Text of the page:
5 things I Learned During my 100km Walk Around Tokyo
No Trash Cans
The only available trash-bins are in the mini-marts. Trash cans disappeared from the streets of Tokyo right after the sarin gas subway attack in 1995 and they never reappeared. The lack of trash cans did not lead to people polluting the city by throwing trash on the ground, instead it helped the municipal governments save money. However, there are literally hundreds of thousands of mini-marts across the city (it’s not uncommon to see 3 different brands literally in front of one another) and all of them have trash-bins so be sure to look out for them!
Carry a Light Tripod
Carrying a non-travel tripod with me 10-12 hours a day is very challenging. During my trips in Bali, I always had a trusty rented motorbike by my side so the weight of the tripod was not an issue, but in Tokyo, I was on my own. I did not have a comfortable way to carry my tripod and all I could think of is shoving it in my backpack. I also did not take into account the weight of this “light” tripod and as you carry it around it gets heavier with each hour. Trust me on this: buy yourself a good lightweight tripod for journeys like this and you’ll be a happy traveler.
It’s Easy to Get Around
It’s very easy to navigate by following the JR Train lines, which are above the streets.I was struck by how convenient and easy walking around Tokyo really is despite the fact it’s one of the largest cities in the world. I didn’t have any information on my phone, nor a physical map to carry around with me. The way I would walk from point A to B was by following JR Train line (which is above the streets) and once I’m in an area I wanted to be in, I’d simply ask people to find one object or another.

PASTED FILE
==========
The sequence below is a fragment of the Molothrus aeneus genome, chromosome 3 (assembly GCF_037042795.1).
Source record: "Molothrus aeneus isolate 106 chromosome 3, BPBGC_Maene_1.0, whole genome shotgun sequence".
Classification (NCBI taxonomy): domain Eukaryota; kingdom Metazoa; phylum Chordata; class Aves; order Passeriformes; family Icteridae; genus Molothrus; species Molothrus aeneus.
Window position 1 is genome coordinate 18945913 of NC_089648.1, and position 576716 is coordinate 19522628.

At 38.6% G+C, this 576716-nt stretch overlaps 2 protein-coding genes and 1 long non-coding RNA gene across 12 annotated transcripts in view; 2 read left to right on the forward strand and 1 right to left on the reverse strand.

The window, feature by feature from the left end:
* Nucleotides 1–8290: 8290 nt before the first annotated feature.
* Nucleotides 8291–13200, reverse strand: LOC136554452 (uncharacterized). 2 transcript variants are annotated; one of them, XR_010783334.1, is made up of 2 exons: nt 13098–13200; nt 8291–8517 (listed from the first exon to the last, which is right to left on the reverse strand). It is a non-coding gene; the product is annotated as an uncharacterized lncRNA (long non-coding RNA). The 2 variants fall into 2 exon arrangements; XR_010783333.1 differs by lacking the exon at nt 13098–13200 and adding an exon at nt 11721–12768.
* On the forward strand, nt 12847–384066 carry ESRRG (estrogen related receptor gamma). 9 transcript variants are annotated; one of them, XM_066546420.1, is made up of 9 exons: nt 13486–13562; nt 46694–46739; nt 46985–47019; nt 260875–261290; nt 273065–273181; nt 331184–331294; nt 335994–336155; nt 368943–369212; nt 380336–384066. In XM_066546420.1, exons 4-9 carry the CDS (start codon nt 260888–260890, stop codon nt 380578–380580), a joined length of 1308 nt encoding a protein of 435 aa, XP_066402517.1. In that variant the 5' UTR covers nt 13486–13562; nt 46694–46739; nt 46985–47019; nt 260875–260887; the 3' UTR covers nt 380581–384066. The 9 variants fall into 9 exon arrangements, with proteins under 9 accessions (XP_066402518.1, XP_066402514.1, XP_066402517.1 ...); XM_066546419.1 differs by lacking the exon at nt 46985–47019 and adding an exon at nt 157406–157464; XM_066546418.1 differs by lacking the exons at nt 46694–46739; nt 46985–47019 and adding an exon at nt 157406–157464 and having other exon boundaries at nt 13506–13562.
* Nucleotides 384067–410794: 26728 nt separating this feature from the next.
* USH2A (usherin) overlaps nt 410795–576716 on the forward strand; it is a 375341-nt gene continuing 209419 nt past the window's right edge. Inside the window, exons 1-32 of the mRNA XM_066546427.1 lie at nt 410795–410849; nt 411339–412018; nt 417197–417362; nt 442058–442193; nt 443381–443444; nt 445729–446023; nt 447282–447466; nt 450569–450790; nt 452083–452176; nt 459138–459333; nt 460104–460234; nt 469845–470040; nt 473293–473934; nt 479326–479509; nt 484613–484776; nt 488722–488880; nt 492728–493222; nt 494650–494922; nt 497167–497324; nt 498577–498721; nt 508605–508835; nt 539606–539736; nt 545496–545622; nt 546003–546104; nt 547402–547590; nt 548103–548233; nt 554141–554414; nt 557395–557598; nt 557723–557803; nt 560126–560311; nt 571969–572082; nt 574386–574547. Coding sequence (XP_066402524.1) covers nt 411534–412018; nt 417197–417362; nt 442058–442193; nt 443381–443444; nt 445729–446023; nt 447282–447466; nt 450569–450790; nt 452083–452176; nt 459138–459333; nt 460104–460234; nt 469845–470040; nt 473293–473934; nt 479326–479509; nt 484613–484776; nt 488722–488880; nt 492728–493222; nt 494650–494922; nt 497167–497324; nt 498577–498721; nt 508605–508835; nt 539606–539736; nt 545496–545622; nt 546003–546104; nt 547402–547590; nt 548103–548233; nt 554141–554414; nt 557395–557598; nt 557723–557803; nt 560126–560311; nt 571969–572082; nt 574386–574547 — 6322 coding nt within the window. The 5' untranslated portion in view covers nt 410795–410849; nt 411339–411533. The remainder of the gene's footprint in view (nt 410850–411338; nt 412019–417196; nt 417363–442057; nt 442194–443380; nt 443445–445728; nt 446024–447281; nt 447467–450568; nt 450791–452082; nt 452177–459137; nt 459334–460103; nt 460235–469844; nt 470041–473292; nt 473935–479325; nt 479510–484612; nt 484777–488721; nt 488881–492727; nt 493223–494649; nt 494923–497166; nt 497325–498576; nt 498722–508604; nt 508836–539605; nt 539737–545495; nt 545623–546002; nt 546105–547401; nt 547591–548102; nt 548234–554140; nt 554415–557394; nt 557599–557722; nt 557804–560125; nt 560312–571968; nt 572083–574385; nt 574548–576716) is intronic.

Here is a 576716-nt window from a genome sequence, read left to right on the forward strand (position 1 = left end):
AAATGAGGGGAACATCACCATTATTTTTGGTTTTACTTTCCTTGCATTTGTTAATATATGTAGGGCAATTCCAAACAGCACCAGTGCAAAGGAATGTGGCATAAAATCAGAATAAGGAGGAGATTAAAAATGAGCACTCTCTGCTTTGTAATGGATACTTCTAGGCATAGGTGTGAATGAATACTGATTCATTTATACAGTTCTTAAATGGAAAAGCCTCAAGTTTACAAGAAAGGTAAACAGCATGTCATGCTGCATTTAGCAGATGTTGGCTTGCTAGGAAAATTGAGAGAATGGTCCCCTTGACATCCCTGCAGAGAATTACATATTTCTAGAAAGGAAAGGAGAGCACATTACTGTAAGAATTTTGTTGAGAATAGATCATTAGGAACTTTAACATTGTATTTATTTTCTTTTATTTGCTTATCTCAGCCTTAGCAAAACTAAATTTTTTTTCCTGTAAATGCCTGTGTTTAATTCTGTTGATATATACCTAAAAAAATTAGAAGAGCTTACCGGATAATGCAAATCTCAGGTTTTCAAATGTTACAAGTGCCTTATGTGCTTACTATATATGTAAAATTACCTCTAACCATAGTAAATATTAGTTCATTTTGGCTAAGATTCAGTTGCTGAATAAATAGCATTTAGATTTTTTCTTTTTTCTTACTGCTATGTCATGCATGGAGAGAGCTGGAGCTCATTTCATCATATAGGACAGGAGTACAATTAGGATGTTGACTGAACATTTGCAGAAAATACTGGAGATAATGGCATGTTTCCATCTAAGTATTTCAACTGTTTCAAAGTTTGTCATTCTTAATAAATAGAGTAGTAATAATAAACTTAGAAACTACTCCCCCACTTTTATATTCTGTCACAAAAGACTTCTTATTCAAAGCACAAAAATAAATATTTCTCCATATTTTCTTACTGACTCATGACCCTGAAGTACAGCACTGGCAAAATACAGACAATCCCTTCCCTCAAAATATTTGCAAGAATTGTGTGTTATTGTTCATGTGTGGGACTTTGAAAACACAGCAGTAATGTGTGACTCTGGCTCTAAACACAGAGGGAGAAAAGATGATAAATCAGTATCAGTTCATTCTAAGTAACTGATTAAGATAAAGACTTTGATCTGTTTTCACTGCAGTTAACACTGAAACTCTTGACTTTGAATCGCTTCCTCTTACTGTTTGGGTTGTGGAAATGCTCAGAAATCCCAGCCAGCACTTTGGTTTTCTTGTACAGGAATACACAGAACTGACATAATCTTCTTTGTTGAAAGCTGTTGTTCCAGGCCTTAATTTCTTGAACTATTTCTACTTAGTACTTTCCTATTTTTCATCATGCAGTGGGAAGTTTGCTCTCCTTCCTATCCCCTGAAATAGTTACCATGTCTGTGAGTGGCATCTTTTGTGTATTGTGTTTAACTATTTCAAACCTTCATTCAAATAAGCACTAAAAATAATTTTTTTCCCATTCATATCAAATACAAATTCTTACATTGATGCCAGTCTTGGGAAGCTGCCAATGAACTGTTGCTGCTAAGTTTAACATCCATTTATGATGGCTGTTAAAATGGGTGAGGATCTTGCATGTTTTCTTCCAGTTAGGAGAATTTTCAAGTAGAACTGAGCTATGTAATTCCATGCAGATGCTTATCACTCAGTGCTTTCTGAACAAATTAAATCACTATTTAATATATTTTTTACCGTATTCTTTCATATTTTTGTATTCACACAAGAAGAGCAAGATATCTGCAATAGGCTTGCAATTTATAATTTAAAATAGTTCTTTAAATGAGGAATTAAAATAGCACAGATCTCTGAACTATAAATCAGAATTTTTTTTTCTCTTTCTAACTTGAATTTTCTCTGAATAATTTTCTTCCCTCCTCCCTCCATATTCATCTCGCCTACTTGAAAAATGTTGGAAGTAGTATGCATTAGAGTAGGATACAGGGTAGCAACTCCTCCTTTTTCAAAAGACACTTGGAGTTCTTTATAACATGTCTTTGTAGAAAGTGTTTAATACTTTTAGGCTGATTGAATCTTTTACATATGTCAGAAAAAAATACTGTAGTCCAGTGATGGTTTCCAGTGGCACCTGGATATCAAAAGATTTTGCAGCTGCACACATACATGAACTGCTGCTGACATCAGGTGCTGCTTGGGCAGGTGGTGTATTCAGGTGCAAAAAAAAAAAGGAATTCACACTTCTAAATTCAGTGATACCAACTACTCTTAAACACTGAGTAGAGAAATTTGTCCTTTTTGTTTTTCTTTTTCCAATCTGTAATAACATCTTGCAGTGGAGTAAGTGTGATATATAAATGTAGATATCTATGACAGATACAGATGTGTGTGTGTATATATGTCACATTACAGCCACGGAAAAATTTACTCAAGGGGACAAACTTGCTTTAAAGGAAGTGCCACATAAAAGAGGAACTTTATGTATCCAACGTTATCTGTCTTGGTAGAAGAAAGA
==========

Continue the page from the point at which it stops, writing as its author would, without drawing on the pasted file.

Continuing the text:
Many Japanese don’t speak much any English, so asking for directions might be challenging. You’ll have to resort to your magnificent prehistoric sign language: pointing, waving and the most commonly used which i call “The walking finger man”. You can make it by wiggling your index finger and middle finger to imitate a walking man. So learn these signs (or just basic Japanese words) and you’re good to go!
Skip the Tourist Spots
Specific plans and routes will make the walk boring (this, though, I definitely knew). Unless your travel goal is to see all the touristy places, I strongly recommend to avoid them. Turning away from the beaten path opens countless possibilities to experience wonderful things. You can get lost in a beautiful city or even better – you will see people in their natural culture. This way it’s easy to meet new friends and experience new adventures. Specific routes rob you of this chance so when the time of your next journey comes be sure to check out the “off-road”, because who knows, you might discover something beautiful.
Bio: I am Jacob Laukaitis, a 21-year-old digital nomad, who’s already been to more than 30 countries in the past 2 years. The main reason why I can travel is the company I co-founded, ChameleonJohn.com, because of the flexibility and remote income that it provides. Because of this, I can travel for 9-10 months a year. If you would like to find more information about me or my trip you can visit my personal website JacobLaukaitis.com and my Instagram profile where I post the best moments from my trips.
- Trulli Scrumptious: A Guide to Family Travel in Puglia, Italy - February 21, 2024
- Paradise on the Cheap: Budget Travel in Kauai - February 20, 2024
- Stuart & Hobe Sound: Florida’s Treasure Hunt Where the Prize is Natural Beauty - February 19, 2024